The U.S. Army is back in the Pacific region after more than a decade of deploying soldiers to Afghanistan and Iraq, the outgoing top Army commander in the region says.
All four brigades of the 25th Infantry Division, which are based in Alaska and Hawaii, aren’t scheduled to go to the Middle East, Lt. Gen. Francis Wiercinski said this week. The I Corps, a command based in Washington state that includes three Stryker brigades, is refocusing on the Pacific.
"For the last 11 to 12 years, the (Pacific Command) commander has not had his Army arrow in his quiver. We’ve been rotating into the Middle East. You’ve either been prepping for that or you’re been there or you’ve been recovering. And the PACOM commander didn’t have an Army. He has an Army now," Wiercinski said in an interview Thursday at his Fort Shafter headquarters.
Wiercinski spoke about a month before he’s due to hand over command of U.S. Army Pacific to Lt. Gen. Vincent Brooks on July 2.
The return of soldiers to the region comes as the Obama administration rebalances its forces to the Pacific in recognition of China’s growing military power and the importance of the region to U.S. national security.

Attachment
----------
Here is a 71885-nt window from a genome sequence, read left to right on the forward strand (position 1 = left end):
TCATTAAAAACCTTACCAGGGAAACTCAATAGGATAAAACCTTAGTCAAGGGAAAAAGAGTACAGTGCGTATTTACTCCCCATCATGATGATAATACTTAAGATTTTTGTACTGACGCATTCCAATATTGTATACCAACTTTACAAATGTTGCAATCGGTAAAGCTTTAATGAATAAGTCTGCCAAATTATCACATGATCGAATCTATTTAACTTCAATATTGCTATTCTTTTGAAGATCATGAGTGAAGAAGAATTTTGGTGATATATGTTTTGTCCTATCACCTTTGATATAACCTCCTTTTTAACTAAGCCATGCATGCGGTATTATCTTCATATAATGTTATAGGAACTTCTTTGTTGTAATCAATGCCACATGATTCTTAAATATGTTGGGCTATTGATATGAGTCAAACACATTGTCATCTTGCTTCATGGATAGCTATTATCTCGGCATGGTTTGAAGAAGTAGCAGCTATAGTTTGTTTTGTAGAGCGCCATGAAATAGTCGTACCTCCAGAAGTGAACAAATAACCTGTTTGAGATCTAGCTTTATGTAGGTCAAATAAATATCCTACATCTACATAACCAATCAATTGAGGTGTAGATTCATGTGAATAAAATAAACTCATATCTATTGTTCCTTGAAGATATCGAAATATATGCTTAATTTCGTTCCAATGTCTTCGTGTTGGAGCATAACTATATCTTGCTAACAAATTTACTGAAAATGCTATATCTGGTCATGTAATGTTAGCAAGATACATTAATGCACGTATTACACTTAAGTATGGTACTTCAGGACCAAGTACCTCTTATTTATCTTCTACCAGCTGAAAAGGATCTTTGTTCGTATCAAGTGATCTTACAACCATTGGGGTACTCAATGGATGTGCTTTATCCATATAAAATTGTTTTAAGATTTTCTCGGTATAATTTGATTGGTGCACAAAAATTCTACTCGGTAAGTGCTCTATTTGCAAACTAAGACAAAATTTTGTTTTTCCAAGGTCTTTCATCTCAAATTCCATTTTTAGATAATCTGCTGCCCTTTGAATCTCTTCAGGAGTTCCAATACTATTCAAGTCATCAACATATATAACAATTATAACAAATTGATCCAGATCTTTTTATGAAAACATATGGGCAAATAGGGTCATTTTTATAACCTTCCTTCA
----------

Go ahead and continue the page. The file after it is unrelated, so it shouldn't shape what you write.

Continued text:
The availability of the soldiers has allowed the Army to match units with similarly skilled counterparts in other countries, Wiercinski said.
For example, northern warfare expert soldiers based in Alaska, trained in cold mountainous terrain, have been matched up with Everest climbers in Nepal’s military.
"They have something to talk about. They have something to train about. There’s a camaraderie already built in," Wiercinski said.
Alaska-based soldiers have also been aligned with partners in Mongolia, northern India, northern Japan and southern New Zealand.
The "jungle fighters" of the 25th Infantry Division based in Hawaii have been matched up with counterparts in Malaysia, Singapore, Indonesia, Australia and the Philippines.